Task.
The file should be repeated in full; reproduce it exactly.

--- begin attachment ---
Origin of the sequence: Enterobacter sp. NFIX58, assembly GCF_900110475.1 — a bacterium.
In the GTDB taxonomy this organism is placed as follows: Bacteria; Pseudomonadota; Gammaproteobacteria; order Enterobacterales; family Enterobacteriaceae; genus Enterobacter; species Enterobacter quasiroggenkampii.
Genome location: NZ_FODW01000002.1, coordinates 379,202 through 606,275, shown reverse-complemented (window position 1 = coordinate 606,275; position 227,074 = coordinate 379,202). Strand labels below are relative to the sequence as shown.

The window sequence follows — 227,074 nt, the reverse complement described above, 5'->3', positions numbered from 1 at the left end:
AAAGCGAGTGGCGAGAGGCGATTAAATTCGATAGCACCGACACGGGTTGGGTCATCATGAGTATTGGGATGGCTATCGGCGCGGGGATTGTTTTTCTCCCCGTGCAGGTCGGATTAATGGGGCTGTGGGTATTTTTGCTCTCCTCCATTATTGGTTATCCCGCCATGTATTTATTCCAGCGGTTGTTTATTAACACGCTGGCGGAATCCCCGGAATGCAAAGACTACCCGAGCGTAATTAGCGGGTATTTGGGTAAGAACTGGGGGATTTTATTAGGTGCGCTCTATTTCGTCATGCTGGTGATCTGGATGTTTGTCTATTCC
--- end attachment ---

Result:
Origin of the sequence: Enterobacter sp. NFIX58, assembly GCF_900110475.1 — a bacterium.
In the GTDB taxonomy this organism is placed as follows: Bacteria; Pseudomonadota; Gammaproteobacteria; order Enterobacterales; family Enterobacteriaceae; genus Enterobacter; species Enterobacter quasiroggenkampii.
Genome location: NZ_FODW01000002.1, coordinates 379,202 through 606,275, shown reverse-complemented (window position 1 = coordinate 606,275; position 227,074 = coordinate 379,202). Strand labels below are relative to the sequence as shown.

The window sequence follows — 227,074 nt, the reverse complement described above, 5'->3', positions numbered from 1 at the left end:
AAAGCGAGTGGCGAGAGGCGATTAAATTCGATAGCACCGACACGGGTTGGGTCATCATGAGTATTGGGATGGCTATCGGCGCGGGGATTGTTTTTCTCCCCGTGCAGGTCGGATTAATGGGGCTGTGGGTATTTTTGCTCTCCTCCATTATTGGTTATCCCGCCATGTATTTATTCCAGCGGTTGTTTATTAACACGCTGGCGGAATCCCCGGAATGCAAAGACTACCCGAGCGTAATTAGCGGGTATTTGGGTAAGAACTGGGGGATTTTATTAGGTGCGCTCTATTTCGTCATGCTGGTGATCTGGATGTTTGTCTATTCC